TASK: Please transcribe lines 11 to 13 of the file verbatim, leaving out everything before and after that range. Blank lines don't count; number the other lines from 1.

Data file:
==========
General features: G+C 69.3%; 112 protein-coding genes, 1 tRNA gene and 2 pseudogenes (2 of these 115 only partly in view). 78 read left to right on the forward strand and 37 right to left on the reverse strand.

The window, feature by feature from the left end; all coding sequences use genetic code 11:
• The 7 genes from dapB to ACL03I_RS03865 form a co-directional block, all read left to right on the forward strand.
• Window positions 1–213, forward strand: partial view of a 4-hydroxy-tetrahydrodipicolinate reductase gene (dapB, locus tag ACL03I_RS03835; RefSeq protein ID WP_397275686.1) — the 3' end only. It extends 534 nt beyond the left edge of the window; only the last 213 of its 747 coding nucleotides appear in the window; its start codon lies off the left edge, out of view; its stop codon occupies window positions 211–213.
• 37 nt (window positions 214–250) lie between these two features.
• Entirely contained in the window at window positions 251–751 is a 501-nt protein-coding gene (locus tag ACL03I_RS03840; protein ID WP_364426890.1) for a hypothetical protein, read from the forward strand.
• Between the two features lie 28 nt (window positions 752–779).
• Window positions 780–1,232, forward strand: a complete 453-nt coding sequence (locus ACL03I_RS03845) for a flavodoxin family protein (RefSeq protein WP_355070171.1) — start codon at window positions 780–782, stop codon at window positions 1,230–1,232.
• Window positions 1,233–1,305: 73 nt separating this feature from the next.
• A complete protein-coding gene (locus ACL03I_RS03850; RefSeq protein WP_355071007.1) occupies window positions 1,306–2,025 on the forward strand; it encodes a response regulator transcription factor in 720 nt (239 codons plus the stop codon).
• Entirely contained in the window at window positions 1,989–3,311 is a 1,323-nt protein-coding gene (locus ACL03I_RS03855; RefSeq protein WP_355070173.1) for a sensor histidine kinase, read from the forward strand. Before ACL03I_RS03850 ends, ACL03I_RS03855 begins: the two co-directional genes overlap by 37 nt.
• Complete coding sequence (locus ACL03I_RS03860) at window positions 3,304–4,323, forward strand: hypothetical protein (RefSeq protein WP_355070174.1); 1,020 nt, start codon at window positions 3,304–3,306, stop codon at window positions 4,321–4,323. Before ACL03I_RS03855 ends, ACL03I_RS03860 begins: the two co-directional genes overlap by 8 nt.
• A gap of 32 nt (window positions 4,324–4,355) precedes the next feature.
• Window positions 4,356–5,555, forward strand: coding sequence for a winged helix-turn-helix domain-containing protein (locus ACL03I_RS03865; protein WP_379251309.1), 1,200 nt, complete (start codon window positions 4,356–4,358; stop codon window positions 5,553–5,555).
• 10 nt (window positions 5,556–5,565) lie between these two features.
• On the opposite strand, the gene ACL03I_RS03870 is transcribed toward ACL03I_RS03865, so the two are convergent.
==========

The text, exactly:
• Entirely contained in the window at window positions 1,989–3,311 is a 1,323-nt protein-coding gene (locus ACL03I_RS03855; RefSeq protein WP_355070173.1) for a sensor histidine kinase, read from the forward strand. Before ACL03I_RS03850 ends, ACL03I_RS03855 begins: the two co-directional genes overlap by 37 nt.
• Complete coding sequence (locus ACL03I_RS03860) at window positions 3,304–4,323, forward strand: hypothetical protein (RefSeq protein WP_355070174.1); 1,020 nt, start codon at window positions 3,304–3,306, stop codon at window positions 4,321–4,323. Before ACL03I_RS03855 ends, ACL03I_RS03860 begins: the two co-directional genes overlap by 8 nt.
• A gap of 32 nt (window positions 4,324–4,355) precedes the next feature.